Aggie, in several days we will publish an updated list of those planning to attend the Dunseith Alumni Reunion in May. Gary
Folks, When I went through my messages this morning I remember seeing a request for someone to be added to our distribution list. At the moment I can not find that message. Whoever sent me that request, please send it to me again. Thanks, Gary
Mrs. Aus (Former Teacher)
Reply from Aggie Casavant (69): Fort Mill, SC
Christmas 2008:Back: Bernadette & her sister Berlinda who lives next doorFront: Jose & Alot who lives in Japan
older alumni of Dunseith High. Would you please include Don and Sharon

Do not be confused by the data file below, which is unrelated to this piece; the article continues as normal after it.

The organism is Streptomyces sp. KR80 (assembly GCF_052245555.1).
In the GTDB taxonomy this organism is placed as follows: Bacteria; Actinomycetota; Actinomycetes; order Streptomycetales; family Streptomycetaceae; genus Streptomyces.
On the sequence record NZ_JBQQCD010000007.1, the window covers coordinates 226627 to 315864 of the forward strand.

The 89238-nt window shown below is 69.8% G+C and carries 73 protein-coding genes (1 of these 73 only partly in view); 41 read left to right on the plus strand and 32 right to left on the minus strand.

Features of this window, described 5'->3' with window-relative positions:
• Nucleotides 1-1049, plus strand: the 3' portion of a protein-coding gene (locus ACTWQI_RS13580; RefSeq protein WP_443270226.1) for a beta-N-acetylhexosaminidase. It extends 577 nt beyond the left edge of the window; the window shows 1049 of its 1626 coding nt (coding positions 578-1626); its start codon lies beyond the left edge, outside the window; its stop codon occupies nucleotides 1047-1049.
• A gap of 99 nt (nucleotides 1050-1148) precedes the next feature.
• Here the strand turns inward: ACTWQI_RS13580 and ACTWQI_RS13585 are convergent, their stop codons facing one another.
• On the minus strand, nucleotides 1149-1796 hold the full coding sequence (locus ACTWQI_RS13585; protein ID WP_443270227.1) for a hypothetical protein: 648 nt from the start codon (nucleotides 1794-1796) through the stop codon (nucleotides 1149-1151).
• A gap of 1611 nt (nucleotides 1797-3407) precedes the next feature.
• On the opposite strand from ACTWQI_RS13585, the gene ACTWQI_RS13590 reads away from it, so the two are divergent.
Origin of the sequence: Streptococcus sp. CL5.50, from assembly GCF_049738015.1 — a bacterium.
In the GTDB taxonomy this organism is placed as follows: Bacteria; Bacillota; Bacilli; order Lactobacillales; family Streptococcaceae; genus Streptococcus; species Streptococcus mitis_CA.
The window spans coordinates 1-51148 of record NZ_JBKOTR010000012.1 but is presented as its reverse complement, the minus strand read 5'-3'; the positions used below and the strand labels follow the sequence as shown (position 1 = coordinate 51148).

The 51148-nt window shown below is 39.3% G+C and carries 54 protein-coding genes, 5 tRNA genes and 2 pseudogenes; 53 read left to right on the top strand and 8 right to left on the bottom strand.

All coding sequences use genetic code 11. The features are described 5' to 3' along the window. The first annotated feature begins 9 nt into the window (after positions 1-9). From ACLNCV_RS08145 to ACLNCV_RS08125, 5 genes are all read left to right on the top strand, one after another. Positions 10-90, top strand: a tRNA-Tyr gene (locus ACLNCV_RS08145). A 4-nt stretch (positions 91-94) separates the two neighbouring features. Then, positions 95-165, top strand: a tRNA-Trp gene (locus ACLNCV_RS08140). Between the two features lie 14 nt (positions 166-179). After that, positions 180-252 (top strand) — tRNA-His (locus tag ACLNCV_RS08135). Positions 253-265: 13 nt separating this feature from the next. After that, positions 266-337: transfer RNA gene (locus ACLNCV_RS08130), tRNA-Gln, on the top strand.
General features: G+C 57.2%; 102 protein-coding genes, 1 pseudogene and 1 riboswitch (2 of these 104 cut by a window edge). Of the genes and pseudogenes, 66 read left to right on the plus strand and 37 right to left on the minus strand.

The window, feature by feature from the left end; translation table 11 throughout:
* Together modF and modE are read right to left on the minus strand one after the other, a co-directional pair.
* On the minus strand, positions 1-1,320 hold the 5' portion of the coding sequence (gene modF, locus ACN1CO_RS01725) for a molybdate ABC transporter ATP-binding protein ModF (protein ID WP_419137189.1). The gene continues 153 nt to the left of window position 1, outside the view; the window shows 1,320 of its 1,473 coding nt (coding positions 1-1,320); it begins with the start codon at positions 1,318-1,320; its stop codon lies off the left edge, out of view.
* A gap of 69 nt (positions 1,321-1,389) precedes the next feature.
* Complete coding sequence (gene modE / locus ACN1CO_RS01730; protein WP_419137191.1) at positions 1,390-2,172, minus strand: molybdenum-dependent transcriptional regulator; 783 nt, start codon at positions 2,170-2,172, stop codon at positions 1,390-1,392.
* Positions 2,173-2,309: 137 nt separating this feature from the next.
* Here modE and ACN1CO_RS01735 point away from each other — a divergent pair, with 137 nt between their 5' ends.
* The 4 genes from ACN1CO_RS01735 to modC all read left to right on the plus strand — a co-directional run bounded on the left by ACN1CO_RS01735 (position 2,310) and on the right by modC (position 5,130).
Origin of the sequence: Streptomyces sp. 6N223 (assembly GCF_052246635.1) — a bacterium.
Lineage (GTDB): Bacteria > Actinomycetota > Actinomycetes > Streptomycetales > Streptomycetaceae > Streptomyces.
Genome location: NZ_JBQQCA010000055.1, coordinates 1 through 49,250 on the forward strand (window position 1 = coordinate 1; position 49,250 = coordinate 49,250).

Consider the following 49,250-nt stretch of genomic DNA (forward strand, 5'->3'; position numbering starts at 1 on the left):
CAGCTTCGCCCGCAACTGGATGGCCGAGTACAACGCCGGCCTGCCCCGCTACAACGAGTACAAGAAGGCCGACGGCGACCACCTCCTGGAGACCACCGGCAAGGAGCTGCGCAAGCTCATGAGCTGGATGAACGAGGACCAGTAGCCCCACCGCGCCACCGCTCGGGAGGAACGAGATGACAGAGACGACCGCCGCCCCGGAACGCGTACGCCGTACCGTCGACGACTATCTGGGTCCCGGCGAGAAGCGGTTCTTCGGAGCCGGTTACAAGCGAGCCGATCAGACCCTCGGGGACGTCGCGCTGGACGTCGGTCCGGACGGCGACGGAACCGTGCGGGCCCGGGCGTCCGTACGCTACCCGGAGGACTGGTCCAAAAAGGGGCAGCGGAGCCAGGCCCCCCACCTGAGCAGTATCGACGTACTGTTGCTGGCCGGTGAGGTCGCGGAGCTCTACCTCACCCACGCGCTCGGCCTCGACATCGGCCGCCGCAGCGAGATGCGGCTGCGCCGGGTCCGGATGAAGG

Nelson (my nephew) who lived with us nearly his entire life (mainly with
Orvin and Mom Hagen) He will know many of the people who write. His
e-mail address is : Thanks, Tom Hagen
Don or Donnie as Orvin would say. You are for sure Orvin Hagen’s kid. I know he and his mother raised you, after your mother died. She died when you were, I think, still a baby. Your mother was Orvin’s sister. Many of our folks will remember and know you.Orvin was the head Gardener at the Peace Garden for years too. He still loves his flowers. What a great guy he was and continues to be today. Many of us had Orvin for a 4-H leader. He was a 4-H leader for nearly the entire duration of the Mountaineers 4-H club. That would have been 25 to 30 years. What dedication. Gary